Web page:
Key Findings: Global Burden of Neural Tube Defects

Photo of baby looking at globe

The journal, PLOS ONE, has published a study describing the burden of neural tube defects in many countries and gaps in available data on neural tube defects worldwide. Neural tube defects, which are serious birth defects of the brain and spine that include anencephaly and spina bifida, are an important public health problem. They are often preventable if a woman gets enough folic acid before and during early pregnancy.

In this study, researchers found that less than half of the 194 Member States of the World Health Organization (WHO) had any data on the prevalence of neural tube defects in their countries. Estimates of neural tube defects varied widely among the countries that collected data. Knowing the true burden of neural tube defects can help countries take steps to prevent them—such as encouraging women to take folic acid supplements (multivitamins and folic acid pills) and fortifying certain foods—and can help them assess the impact of prevention strategies.

The findings from this study can be used by public health professionals to establish or strengthen the monitoring of neural tube defects in their countries. Read the scientific summary of the neural tube defects article ».

About This Study

This study is the most current review of the prevalence of neural tube defects globally. Researchers searched databases for English- and Spanish-language articles published between January 1990 and July 2014. This study included the most current articles that contained either a reported prevalence of neural tube defects or numbers that could be used to calculate the prevalence.

The review identified 160 studies with data from 75 countries. Researchers calculated the prevalence of neural tube defects and classified the results by WHO region and World Bank income level categories.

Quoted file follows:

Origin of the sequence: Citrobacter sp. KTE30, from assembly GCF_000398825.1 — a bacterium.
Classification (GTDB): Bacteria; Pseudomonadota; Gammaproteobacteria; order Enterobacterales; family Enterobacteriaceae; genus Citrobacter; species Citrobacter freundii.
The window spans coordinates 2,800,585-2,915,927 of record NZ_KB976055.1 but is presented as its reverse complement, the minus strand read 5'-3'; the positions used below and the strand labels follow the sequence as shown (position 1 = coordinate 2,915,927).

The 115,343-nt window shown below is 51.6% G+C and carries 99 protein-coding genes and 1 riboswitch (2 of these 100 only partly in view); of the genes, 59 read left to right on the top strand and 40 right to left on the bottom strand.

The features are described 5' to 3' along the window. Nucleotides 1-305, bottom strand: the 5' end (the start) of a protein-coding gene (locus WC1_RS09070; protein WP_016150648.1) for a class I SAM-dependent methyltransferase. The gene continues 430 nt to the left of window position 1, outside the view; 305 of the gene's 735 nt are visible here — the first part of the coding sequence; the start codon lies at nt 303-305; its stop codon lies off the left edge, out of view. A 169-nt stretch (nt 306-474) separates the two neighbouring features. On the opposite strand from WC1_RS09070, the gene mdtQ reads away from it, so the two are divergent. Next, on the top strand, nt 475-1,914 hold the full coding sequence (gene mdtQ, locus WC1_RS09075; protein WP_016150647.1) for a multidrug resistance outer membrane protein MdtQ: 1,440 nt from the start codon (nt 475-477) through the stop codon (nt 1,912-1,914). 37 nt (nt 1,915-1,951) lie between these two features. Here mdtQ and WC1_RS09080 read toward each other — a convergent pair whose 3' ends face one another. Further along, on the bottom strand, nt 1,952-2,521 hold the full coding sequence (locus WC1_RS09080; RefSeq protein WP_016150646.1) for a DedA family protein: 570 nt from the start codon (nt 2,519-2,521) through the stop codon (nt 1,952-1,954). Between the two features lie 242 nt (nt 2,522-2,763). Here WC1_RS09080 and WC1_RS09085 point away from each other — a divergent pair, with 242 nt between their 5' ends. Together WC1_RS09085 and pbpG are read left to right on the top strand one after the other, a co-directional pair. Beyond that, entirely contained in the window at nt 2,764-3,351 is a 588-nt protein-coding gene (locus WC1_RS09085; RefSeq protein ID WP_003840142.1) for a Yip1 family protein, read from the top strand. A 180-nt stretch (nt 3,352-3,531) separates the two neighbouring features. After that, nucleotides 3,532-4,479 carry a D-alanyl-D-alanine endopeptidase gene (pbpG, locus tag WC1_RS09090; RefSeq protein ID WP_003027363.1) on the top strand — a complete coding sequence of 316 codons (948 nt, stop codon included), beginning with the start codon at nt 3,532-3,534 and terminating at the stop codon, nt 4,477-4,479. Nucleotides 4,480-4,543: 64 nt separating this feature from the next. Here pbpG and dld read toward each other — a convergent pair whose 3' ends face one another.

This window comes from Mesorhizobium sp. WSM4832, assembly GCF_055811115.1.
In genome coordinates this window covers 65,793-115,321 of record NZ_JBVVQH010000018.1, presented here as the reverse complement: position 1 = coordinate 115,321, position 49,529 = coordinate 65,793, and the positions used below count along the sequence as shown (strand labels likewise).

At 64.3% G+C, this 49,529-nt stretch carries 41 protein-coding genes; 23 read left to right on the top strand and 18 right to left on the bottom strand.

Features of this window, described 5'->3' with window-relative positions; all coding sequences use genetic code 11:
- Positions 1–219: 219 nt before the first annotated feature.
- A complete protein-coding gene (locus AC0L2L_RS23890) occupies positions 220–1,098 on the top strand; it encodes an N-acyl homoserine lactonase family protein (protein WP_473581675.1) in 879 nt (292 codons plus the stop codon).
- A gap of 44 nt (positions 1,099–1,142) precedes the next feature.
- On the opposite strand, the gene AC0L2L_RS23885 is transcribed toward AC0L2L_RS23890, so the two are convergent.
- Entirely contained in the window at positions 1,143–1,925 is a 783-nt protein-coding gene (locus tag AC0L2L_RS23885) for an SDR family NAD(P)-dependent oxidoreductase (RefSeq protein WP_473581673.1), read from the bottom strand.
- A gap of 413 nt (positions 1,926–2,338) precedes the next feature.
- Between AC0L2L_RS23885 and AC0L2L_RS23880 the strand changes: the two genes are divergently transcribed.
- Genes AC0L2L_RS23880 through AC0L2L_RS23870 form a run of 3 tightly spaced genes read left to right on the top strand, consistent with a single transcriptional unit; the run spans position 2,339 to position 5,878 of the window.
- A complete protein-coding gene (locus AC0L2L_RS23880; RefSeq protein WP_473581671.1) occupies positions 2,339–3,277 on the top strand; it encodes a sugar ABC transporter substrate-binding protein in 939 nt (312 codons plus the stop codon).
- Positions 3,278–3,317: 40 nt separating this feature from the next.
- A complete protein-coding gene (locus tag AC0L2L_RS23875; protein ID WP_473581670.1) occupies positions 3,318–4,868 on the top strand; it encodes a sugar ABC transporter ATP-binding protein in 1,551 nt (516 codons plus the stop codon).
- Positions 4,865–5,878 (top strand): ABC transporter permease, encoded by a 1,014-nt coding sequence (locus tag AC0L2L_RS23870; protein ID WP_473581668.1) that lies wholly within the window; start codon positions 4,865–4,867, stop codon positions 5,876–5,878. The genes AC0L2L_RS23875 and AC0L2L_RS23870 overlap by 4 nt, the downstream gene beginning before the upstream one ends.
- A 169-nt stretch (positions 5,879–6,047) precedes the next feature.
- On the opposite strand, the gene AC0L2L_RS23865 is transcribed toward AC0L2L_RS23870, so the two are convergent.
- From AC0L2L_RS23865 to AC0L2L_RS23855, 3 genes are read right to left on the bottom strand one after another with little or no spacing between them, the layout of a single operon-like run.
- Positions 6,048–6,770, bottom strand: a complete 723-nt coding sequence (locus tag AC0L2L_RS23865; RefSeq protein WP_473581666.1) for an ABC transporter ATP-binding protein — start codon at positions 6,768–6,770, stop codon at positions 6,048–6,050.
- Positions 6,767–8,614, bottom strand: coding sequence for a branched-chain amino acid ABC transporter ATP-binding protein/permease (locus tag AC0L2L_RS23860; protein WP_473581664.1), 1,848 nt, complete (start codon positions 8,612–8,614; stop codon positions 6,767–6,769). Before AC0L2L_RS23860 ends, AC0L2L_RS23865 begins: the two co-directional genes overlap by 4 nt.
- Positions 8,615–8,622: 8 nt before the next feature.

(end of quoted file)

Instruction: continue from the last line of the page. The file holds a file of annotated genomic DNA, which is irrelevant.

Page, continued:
Main Findings From This Study

  • The study found a wide variation in the prevalence of neural tube defects among the WHO regions.
    • Eastern Mediterranean (ranging from 2.1 to 124.1 per 10,000 births)
    • Europe (ranging from 1.3 to 35.9 per 10,000 births)
    • Americas (ranging from 3.3 to 27.9 per 10,000 births)
    • South-East Asia (ranging from 1.9 to 66.2 per 10,000 births)
    • Western Pacific (ranging from 0.3 to 199.4 per 10,000 births)
  • Generally, neural tube defect monitoring systems were more common in countries with higher income level. In particular, researchers found limited data from systems within countries in the African and South-East Asian regions.

How Can Countries Build and Strengthen Their Birth Defects Monitoring Capacity?

This study shows a high prevalence of neural tube defects in many countries within all regions of the world. Neural tube defects remain an important, largely preventable public health problem. It also highlights the need for more complete and higher quality neural tube defect monitoring efforts.